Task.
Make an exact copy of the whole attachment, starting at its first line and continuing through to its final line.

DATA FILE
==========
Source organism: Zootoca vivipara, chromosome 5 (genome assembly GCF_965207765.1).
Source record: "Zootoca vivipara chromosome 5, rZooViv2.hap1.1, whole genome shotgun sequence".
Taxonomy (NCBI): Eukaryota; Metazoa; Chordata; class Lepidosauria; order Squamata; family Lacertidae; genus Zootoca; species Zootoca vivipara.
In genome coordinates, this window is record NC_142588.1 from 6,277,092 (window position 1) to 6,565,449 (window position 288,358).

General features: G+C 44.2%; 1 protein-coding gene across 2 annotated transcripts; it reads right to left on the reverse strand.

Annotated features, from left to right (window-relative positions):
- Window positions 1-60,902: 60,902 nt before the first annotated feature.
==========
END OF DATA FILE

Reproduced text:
Source organism: Zootoca vivipara, chromosome 5 (genome assembly GCF_965207765.1).
Source record: "Zootoca vivipara chromosome 5, rZooViv2.hap1.1, whole genome shotgun sequence".
Taxonomy (NCBI): Eukaryota; Metazoa; Chordata; class Lepidosauria; order Squamata; family Lacertidae; genus Zootoca; species Zootoca vivipara.
In genome coordinates, this window is record NC_142588.1 from 6,277,092 (window position 1) to 6,565,449 (window position 288,358).

General features: G+C 44.2%; 1 protein-coding gene across 2 annotated transcripts; it reads right to left on the reverse strand.

Annotated features, from left to right (window-relative positions):
- Window positions 1-60,902: 60,902 nt before the first annotated feature.